25. Invest in and encourage ethical and public health-driven use of relevant evidence-based and user-friendly technologies, including digital technologies, and innovations to improve the costeffectiveness of health systems and efficiency in the provision and delivery of quality care, recognizing the need to protect data and privacy;
  26. Strengthen capacity on health intervention and technology assessment, disaggregated data collection, analysis and use, while respecting patient privacy and safeguarding provider-patient confidentiality, as well as promoting data protection, to achieve evidence-based decisions at all levels on universal health coverage, and to build and strengthen interoperable and integrated health information systems for the management of health systems and public health surveillance;
  27. Address the negative impact of misinformation and disinformation on public health measures and people’s physical and mental health, including on social media platforms, and foster trust in health systems and vaccine confidence, particularly by promoting access to timely and
    accurate information;
  28. Continue to pursue policies towards adequate, sustainable, effective and efficient health financing and investments in universal health coverage and health systems strengthening through close collaboration among relevant authorities, including finance and health authorities, to respond to unmet health needs and to eliminate financial barriers to access to quality, safe, effective, affordable and essential health services, medicines, vaccines, diagnostics and other health technologies, reduce out-of-pocket expenditures which lead to financial hardship and ensure financial risk protection for all throughout the life course, especially for the poor and those in vulnerable situations;
  29. Expand quality essential health services, strengthen health systems, and mobilize resources in health and other health-related Sustainable Development Goals in developing countries;
  30. Scale up efforts to ensure nationally appropriate spending targets for quality investments in public health, consistent with national sustainable development strategies, in accordance with the Addis Ababa Action Agenda, and transition towards sustainable financing through domestic public resource mobilization;
  31. Prioritize and optimize budgetary allocations on health through investing in primary health care and ensure adequate financial resources for a nationally-determined package of health services for universal health coverage, in accordance with national contexts and priorities, while recalling the recommended target of an additional 1 per cent of gross domestic product or more for primary health care and noting that higher government spending is associated with lower reliance on out-of-pocket expenditures and lower prevalence of catastrophic health spending;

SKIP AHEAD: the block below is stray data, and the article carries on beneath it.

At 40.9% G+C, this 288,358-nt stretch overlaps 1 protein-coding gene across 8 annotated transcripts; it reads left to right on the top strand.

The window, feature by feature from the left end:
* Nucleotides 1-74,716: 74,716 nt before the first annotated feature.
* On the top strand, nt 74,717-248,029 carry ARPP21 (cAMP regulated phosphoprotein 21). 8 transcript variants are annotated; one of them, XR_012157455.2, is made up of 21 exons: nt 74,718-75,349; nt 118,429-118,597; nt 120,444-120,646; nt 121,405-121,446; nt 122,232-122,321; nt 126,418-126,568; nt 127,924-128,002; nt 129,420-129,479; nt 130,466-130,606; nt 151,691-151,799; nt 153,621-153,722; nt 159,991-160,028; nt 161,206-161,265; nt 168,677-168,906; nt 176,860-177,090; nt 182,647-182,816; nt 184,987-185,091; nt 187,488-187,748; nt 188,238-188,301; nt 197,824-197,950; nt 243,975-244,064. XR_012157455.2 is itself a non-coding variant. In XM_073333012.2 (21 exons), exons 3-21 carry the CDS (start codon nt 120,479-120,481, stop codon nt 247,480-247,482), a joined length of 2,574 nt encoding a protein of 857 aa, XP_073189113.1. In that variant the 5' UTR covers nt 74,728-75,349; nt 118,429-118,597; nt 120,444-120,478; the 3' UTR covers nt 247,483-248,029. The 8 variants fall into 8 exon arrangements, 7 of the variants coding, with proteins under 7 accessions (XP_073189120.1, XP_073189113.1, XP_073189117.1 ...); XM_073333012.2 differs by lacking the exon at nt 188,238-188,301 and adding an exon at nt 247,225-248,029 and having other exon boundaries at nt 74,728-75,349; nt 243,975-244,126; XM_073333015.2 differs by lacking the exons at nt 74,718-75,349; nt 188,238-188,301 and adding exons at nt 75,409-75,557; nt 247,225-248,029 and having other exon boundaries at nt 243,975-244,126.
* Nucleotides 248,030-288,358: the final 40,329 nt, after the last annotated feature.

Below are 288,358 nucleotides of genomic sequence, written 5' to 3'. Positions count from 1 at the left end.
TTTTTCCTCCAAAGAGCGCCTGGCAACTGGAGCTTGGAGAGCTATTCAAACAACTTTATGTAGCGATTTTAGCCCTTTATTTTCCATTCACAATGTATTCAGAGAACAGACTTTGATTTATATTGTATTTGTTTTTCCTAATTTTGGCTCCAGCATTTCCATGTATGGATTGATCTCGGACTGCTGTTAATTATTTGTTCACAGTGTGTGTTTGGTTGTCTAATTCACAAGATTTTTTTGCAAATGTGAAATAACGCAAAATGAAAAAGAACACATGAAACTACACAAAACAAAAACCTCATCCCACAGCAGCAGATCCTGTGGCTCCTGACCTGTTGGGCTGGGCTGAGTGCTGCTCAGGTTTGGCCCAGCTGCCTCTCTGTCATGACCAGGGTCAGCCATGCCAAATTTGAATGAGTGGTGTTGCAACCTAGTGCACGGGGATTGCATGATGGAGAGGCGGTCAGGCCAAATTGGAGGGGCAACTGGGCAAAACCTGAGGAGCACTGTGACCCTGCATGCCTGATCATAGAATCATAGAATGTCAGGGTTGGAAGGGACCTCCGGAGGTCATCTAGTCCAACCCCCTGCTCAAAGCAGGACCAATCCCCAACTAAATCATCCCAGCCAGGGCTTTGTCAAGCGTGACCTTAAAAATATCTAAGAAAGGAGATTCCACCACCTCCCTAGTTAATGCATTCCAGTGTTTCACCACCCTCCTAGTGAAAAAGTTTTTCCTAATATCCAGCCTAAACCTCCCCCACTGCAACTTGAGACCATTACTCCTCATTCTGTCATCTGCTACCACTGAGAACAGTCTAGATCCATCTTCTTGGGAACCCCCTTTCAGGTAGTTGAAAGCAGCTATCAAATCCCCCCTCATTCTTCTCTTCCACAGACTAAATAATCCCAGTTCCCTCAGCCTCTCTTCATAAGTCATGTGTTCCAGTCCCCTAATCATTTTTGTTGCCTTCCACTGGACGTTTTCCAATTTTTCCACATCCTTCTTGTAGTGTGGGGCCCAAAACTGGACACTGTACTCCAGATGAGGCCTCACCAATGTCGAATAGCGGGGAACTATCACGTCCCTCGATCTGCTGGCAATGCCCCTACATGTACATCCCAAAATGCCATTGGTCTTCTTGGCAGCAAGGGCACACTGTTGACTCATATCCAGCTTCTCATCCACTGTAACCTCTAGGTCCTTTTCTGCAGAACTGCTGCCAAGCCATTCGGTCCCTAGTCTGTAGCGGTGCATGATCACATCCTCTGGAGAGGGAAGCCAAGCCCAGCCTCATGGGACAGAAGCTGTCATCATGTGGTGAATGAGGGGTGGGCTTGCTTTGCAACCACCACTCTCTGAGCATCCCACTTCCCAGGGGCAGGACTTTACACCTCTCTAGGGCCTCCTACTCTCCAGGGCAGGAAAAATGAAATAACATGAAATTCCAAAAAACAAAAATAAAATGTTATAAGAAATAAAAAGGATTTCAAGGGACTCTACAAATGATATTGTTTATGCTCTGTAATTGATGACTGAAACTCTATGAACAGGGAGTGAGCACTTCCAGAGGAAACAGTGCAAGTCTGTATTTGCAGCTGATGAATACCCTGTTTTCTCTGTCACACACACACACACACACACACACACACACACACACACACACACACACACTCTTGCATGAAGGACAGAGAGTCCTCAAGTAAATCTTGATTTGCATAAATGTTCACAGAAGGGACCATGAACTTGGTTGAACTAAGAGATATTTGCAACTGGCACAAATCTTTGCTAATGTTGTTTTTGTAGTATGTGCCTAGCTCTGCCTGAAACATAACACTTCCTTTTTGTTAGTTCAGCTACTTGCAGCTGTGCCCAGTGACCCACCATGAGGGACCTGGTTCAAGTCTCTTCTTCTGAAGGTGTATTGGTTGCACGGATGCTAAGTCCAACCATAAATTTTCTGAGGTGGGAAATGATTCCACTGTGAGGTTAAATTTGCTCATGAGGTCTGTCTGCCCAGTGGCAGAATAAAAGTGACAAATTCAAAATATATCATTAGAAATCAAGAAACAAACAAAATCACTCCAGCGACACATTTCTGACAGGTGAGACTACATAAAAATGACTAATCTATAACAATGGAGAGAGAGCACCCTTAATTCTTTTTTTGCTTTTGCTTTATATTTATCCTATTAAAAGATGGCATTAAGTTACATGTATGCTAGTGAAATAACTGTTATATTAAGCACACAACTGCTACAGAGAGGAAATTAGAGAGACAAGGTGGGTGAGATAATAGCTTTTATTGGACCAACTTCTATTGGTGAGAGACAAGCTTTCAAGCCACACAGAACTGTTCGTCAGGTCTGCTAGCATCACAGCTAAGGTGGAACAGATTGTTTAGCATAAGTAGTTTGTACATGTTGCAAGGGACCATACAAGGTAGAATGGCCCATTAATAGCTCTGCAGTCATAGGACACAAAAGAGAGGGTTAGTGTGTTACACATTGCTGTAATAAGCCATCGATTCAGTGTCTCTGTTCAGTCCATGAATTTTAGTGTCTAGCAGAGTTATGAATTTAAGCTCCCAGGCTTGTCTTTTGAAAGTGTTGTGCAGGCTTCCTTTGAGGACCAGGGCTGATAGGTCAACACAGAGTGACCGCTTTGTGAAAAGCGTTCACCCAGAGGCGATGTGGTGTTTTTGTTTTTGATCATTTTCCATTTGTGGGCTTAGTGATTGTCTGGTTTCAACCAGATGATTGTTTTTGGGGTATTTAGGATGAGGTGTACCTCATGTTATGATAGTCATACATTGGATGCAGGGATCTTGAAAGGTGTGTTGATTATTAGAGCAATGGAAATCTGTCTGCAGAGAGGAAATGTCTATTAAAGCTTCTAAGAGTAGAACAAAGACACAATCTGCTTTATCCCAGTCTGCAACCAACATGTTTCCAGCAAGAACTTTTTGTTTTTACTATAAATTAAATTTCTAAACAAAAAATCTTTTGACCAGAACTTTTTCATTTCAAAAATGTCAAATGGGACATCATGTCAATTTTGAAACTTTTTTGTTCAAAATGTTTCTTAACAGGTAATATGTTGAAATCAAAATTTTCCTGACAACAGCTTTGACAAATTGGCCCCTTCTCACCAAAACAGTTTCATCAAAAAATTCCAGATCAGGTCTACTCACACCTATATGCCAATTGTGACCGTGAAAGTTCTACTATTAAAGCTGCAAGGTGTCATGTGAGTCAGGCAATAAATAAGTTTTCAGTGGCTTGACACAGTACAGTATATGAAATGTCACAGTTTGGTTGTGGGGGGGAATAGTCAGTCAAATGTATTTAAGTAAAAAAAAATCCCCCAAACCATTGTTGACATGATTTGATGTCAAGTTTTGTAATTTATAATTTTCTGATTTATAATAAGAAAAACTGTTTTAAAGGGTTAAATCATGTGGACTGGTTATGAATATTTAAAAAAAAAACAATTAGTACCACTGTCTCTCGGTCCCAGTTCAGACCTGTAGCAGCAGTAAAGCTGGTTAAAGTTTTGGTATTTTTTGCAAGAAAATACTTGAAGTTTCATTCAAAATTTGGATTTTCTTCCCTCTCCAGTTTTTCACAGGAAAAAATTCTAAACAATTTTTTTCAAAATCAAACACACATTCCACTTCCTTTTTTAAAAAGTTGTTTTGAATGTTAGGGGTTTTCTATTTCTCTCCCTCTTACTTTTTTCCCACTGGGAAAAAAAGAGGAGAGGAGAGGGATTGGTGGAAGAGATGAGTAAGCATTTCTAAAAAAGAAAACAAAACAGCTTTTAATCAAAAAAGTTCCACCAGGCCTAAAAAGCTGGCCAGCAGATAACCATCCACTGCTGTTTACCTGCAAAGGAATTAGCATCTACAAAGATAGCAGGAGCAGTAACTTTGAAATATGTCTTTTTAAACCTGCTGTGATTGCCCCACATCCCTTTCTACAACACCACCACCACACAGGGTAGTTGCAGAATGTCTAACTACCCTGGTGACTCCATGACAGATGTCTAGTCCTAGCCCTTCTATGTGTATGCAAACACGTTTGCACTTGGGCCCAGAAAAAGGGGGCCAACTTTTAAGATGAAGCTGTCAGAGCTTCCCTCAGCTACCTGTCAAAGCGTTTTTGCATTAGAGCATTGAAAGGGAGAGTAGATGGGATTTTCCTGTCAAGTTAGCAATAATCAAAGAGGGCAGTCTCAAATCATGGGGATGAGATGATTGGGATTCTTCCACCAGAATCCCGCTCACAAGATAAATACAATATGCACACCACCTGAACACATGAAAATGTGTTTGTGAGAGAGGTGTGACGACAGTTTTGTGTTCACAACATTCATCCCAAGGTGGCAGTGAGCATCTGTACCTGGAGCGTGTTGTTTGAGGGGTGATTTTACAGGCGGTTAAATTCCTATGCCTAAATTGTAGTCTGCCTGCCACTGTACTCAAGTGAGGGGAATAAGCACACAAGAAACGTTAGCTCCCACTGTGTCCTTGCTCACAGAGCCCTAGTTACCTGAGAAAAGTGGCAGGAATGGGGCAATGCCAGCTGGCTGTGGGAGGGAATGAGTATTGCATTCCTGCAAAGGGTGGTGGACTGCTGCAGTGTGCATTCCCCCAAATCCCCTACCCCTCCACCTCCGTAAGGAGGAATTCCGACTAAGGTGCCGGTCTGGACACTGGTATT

32. Mobilize domestic public resources as a major source of financing for universal health coverage, through political leadership, consistent with national capacities, and expand pooling of resources allocated to health, promote better allocation and use of resources, improve health systems efficiency, address the environmental, social and economic determinants of health, consider new ways to progressively raise public sources of revenue, improve the efficiency of public financial management, accountability and transparency, and prioritize coverage of the poor and people in vulnerable situations, while noting the role of and the risks associated with private sector investment, as appropriate;
  33. Recognize that health financing requires global solidarity and collective effort and urge member States to strengthen international cooperation to support efforts to build and strengthen capacity in developing countries, including through enhanced official development assistance and inancial and technical support and support to research, development and innovation programs;
  34. Provide adequate, predictable, evidence-based and sustainable external finances, while improving their effectiveness, to support national efforts in achieving universal health coverage, in accordance with national contexts and priorities, through bilateral, regional and multilateral channels, including international cooperation, financial and technical assistance, debt financing as appropriate, considering the use of traditional and innovative financing mechanisms such as, inter alia, the Global Fund to Fight AIDS, Tuberculosis and Malaria, Gavi, the Vaccine Alliance, the Global Financing Facility for Women, Children and Adolescents and the United Nations trust fund for human security, within their respective mandates, as well as partnerships with the private sector and other relevant stakeholders, including public-private partnerships, while recognizing the need to make global health partnerships more efficient, effective and resilient;
  35. Promote and implement policy, legislative, regulatory and fiscal measures, as appropriate, to prioritize health promotion, health literacy and disease prevention at all levels, aiming at minimizing the exposure to main risk factors of non-communicable diseases, and promote healthy diets and lifestyles, as well as physical activity, consistent with national policies, noting that price and tax measures can be an effective means to reduce consumption and related health costs and represent a potential revenue stream for financing for development in many countries, recognizing that investing in prevention is often more cost-effective when compared to the cost of treatment and care;